Oh No, I thought. That gives my mom two whole days to find where I hid my suit in a wad under my bed.
The kids on the right side of the room cheered. The ones on the left groaned. I burped really loud to show what I thought of going to the symphony. I hate wearing a suit. It makes me all itchy, and a tie feels like a hangman’s noose around my neck. That would make anyone burp.
In the hubbub caused by Mrs. Red’s announcement, Bean started crawling toward the pencil sharpener. One of these days he’s going to sneak all the way to the sharpener and back without getting caught. He almost made it last time, but not quite. This time he made it there, got his pencil sharpened, and headed back before Mrs. Red got the class quieted down and spotted him.
“Tommy Jones. Not again.” She pointed to his seat and then wrote his name up on the board.
If you get your name up there, that’s a warning. If you get a check mark by it, you have think-time for five minutes in the little desk out in the hall. If you get another mark, you have to stay in from recess and clean up the classroom.
Sometimes I don’t know why Mrs. Red bothers to erase our names off the board everyday after school. Bean, Art, and I, we don’t usually try to get in trouble, but somehow something always seems to happen. We work hard to make sure Vinny never gets in trouble though. She sits with the rest of the “good kids” on the right side of the room.
“In preparation for the symphony, today we will be studying a famous composer named Bach. He was born in Germany on March 31, 1685.”
Sandra blinked. For a moment it looked like she might raise her hand, but then she just shook her head. While Mrs. Red continued her lecture on Bach, Sandra’s eyes glazed over, and her gaze wandered vacantly toward the window. She began tapping her fingers on her desk.
Bean leaned forward so he could look around Sandra at me. He mouthed something and pointed at Sandra, but I couldn’t tell what he was saying. He got out a piece of paper, wrote on it, and held it up.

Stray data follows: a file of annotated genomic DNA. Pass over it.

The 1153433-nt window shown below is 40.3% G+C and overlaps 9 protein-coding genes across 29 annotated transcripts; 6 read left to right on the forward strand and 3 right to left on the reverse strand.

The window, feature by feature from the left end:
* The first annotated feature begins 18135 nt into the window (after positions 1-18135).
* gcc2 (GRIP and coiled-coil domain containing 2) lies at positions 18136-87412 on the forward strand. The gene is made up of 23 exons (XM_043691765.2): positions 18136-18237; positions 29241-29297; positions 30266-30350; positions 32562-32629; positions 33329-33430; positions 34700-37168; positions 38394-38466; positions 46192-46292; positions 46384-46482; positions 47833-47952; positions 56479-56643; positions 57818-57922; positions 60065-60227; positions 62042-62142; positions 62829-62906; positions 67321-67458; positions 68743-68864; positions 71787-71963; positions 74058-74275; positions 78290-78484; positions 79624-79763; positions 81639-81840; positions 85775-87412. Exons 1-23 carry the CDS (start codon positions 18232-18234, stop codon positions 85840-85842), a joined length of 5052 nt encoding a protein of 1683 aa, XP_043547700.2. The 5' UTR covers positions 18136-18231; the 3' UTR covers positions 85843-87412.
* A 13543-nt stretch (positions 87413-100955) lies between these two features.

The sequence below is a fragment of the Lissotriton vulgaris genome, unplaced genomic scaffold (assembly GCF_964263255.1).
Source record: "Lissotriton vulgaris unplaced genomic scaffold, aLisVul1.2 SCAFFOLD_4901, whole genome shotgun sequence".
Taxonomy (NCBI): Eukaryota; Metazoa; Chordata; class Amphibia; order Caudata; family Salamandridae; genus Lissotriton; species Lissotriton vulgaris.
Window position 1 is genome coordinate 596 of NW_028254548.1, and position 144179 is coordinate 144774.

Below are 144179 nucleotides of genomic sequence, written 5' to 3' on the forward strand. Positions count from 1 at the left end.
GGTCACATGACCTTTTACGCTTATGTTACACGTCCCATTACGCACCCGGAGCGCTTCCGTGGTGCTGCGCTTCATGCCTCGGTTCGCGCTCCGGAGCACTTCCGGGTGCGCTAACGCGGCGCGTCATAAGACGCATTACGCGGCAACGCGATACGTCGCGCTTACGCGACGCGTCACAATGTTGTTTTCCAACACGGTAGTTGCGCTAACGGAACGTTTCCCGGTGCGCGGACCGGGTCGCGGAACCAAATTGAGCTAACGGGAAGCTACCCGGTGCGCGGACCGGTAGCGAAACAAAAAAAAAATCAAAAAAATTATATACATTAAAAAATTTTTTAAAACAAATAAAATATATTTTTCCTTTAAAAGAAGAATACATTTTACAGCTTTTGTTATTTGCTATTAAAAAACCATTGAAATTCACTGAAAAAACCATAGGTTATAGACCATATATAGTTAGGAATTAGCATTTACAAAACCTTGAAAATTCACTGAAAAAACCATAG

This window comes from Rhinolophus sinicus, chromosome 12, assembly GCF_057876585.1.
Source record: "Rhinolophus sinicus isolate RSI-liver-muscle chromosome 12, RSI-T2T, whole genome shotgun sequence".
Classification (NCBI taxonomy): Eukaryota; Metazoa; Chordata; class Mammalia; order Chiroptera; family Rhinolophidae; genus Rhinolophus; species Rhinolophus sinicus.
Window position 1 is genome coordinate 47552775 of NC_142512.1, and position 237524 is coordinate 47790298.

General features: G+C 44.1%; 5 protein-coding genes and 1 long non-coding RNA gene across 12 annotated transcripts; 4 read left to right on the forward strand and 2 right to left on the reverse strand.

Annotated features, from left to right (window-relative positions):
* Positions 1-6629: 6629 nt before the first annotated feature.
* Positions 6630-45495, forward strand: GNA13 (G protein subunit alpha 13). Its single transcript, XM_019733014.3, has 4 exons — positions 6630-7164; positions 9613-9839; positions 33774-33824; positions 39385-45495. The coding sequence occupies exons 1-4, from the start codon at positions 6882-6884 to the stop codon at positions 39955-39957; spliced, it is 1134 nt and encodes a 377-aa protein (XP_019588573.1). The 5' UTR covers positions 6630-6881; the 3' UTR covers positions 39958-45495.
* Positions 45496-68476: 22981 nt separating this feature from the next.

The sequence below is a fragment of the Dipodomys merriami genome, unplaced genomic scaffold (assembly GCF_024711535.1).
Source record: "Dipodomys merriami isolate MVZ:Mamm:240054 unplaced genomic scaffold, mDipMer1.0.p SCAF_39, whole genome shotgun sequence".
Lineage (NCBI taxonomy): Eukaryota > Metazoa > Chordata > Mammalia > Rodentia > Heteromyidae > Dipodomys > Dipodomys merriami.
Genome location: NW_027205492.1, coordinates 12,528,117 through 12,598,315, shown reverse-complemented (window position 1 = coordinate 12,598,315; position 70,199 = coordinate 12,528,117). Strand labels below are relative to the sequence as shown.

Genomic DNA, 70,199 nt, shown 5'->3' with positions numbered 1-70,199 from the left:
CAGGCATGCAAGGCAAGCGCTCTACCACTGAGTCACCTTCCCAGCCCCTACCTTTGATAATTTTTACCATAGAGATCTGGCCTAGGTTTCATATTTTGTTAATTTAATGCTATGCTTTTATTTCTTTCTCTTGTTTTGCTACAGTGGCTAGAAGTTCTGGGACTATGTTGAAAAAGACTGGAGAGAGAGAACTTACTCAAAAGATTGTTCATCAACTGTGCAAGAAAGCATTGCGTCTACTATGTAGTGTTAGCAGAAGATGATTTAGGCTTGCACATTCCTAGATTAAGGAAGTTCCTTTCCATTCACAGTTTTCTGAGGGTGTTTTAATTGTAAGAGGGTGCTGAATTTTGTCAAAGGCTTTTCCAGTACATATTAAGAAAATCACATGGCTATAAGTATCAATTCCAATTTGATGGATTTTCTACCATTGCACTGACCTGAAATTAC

Oh right. Bean figured Sandra must be tapping out some kind of message in Morse Code. I listened, trying to make out specific letters, but it just sounded like gibberish to me.
After a minute, Bean started tapping back to her.
Sandra crossed her arms and glared at him. “Stop making fun of me.”
Bean’s face went white—even whiter than it usually is. He’s kind of pale all the time—and he ran his fingers through his short blond hair. “Hey, I wasn’t making fun of you. I thought you were doing Morse Code.”
Sandra blinked in confusion as if Bean were speaking a foreign language.
“You know, Morse Code, for sending messages across a telegraph wire like S.O.S.” Bean tapped his finger on the desk three quick times, followed by three slow times, and then three more quick taps.
Sandra continued to stare at him.
“I wasn’t making fun of you. I was just tapping out, Hi. My name is Bean.”
“Oh.” Sandra turned to face the front of the classroom just in time for Mrs. Red to say, “Isn’t that right, Sandra?” I figured Sandra was in deep trouble now, since we hadn’t been paying attention to Mrs. Red’s lecture about Bach.
“Not exactly,” Sandra said. “Bach was born on March 21 not March 31.”
I expected Mrs. Red to put Sandra’s name up on the board for mouthing off, but Mrs. Red just nodded and said, “Right, okay.”
Bean and I just stared at each other in shock. If we’d said something like that, we’d have been in trouble for sure.